#GS-03 External Sector

For Prelims


  • Remittance denotes a sum of money sent by one party to another.
  • These days, the term typically describes the money sent by someone working abroad to their family back home.

Remittance and India:

  • In the case of India, the largest sources of remittances have been from Indians working in the Gulf Cooperation Council (GCC) countries (UAE, Bahrain, Saudi Arabia, Oman, Qatar, Kuwait), and the U.S./U.K.
  • A report by the World Bank predicts that growth in remittances will fall to 2% in 2023 as the GDP growth in high-income countries continues to slow, eroding migrants’ wage gains.
  • For South Asia as a whole, the growth in remittances is expected to fall from 3.5% in 2022 to 0.7% in 2023.
  • Remittances to India are set to touch a record $100 billion in 2022, according to the World Bank’s latest Migration and Development Brief titled, ‘Remittances Brave Global Headwinds’.
  • India received $89.4 billion in 2021 — this is the first time a country will reach the $100 billion mark.

Remittance in World:

  • World remittances are expected to touch $794 billion in 2022, up from $781 billion in 2021.
  • This represents a growth of 4.9%, compared to 10.2% in 2021, which was the highest since 2010.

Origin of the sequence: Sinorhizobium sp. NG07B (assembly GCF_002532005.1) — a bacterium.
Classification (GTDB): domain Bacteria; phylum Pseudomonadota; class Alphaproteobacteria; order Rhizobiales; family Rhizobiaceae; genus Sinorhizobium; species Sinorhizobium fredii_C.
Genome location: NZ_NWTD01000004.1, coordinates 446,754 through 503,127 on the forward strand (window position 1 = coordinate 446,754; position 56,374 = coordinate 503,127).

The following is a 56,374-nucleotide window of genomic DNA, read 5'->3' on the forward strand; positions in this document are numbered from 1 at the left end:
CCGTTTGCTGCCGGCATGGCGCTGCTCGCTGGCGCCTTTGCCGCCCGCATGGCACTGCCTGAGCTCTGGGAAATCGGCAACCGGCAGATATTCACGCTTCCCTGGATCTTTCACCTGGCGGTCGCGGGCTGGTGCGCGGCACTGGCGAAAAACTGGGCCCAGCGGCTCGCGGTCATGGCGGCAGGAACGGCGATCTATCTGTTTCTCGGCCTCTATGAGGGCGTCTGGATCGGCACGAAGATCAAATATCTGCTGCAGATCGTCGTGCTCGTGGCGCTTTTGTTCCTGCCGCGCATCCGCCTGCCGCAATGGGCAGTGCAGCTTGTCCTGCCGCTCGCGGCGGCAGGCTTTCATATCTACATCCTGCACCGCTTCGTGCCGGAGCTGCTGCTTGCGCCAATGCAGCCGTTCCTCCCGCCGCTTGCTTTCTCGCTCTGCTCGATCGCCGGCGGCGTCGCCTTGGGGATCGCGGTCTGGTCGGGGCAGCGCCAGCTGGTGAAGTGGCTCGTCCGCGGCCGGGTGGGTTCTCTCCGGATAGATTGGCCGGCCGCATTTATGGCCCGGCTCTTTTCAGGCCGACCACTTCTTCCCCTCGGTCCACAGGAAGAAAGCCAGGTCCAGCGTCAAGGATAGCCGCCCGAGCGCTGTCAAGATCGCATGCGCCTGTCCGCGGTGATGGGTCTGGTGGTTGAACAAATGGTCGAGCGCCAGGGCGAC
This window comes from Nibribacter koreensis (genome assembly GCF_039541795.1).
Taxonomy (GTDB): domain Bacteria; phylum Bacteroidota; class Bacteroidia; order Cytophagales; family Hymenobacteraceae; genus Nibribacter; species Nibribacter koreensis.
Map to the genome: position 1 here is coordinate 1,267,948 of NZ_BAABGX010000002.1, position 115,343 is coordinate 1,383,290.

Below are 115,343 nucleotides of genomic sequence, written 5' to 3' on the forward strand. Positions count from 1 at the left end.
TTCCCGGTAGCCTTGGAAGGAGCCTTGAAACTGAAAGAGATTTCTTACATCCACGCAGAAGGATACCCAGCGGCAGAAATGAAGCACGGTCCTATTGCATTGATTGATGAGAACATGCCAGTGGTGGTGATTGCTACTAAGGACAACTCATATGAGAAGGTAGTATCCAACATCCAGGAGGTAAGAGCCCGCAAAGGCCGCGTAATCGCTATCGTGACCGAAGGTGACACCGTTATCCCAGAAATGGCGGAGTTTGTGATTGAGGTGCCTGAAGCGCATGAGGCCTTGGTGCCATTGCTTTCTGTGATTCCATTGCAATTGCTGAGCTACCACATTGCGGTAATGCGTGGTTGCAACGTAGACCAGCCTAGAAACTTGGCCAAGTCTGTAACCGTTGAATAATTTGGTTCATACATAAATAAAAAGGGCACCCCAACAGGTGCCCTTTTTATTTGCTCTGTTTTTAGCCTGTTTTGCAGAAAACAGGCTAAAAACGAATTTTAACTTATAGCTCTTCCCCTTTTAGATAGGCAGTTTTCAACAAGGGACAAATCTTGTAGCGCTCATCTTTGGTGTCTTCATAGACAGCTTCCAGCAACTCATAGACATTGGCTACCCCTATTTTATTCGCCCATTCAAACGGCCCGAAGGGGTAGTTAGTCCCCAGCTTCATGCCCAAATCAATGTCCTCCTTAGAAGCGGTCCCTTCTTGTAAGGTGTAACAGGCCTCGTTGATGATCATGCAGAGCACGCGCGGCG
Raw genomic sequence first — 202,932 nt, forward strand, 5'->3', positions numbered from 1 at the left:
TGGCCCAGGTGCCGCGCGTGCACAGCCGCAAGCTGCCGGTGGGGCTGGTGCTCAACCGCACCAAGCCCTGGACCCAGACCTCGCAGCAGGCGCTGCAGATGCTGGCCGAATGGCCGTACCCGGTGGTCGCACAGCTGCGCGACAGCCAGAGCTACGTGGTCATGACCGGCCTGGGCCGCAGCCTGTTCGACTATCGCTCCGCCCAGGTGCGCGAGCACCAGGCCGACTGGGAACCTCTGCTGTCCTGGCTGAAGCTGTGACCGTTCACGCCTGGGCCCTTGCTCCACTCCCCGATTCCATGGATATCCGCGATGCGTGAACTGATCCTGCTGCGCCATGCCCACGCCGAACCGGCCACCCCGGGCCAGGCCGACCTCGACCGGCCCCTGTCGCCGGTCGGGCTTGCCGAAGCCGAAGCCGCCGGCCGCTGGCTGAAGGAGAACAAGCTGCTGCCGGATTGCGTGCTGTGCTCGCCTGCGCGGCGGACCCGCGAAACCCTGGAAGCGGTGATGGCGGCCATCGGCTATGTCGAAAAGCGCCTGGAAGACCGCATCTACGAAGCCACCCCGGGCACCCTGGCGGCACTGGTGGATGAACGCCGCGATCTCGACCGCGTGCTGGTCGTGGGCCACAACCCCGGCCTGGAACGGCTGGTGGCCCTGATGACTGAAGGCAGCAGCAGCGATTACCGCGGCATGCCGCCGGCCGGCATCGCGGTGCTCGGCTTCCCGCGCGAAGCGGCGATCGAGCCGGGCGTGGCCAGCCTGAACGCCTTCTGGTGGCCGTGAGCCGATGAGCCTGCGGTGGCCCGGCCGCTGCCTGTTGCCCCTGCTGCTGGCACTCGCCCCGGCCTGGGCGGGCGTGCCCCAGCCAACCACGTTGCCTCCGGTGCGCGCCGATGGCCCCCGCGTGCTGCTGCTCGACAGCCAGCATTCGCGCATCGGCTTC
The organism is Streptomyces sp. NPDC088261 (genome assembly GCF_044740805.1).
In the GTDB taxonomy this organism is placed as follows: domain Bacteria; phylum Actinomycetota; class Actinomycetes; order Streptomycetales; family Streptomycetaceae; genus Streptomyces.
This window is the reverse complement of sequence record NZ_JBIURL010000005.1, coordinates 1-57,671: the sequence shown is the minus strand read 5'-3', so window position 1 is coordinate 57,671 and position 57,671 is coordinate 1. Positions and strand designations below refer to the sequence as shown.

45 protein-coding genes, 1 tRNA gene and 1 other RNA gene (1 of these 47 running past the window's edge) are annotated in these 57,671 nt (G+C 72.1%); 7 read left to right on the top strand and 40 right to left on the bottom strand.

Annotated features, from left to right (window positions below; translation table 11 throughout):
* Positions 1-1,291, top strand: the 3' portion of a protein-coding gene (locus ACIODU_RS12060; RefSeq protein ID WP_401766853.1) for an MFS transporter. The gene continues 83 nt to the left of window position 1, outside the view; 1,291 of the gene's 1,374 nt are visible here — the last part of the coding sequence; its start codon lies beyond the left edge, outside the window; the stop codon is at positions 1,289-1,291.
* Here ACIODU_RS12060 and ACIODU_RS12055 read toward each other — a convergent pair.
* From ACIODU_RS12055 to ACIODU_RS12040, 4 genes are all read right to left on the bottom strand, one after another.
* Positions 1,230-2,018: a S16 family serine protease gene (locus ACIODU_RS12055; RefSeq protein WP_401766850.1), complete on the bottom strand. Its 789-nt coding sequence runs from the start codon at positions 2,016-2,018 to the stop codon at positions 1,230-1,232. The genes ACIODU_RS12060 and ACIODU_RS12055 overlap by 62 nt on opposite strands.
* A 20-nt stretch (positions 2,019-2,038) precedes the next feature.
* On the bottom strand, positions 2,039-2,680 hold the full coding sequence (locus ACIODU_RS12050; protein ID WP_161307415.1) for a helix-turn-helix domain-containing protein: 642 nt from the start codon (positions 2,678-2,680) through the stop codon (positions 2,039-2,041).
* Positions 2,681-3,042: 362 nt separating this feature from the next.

• Of the $794 billion, $626 billion went to low- and middle-income countries (LMICs).
  • The top five recipient countries this year are expected to be India ($100 billion), followed by Mexico ($60 billion), China ($50 billion), the Philippines ($38 billion) and Egypt ($32 billion).

For Mains:

Why the growth in Remittances:

  • According to the World Bank, one of the main reasons is the gradual reopening of various sectors in host-country economies, following pandemic-induced closures and travel disruptions.
  • Another major reason was the “migrants’ determination to help their families back home” during the tough post-pandemic recovery phase.
  • The report notes that the 10.2% growth in remittances achieved in 2021 owed a lot to the stimulus measures enacted “to underpin faltering high-income economies”, especially in the U.S. and Europe.

Changes in India’s remittance patterns:

  • India’s remittances have benefitted from a gradual structural shift in Indian migrants’ key destinations from largely low-skilled, informal employment in the Gulf Cooperation Council (GCC) countries to a dominant share of high-skilled jobs in high-income countries such as the U.S., the U.K., and East Asia (Singapore, Japan, Australia, New Zealand).
  • In fact, between 2016-17 and 2020-21, while the remittances from the U.S., U.K. and Singapore increased from 26% to 36%, the share from five GCC countries dropped from 54% to 28%.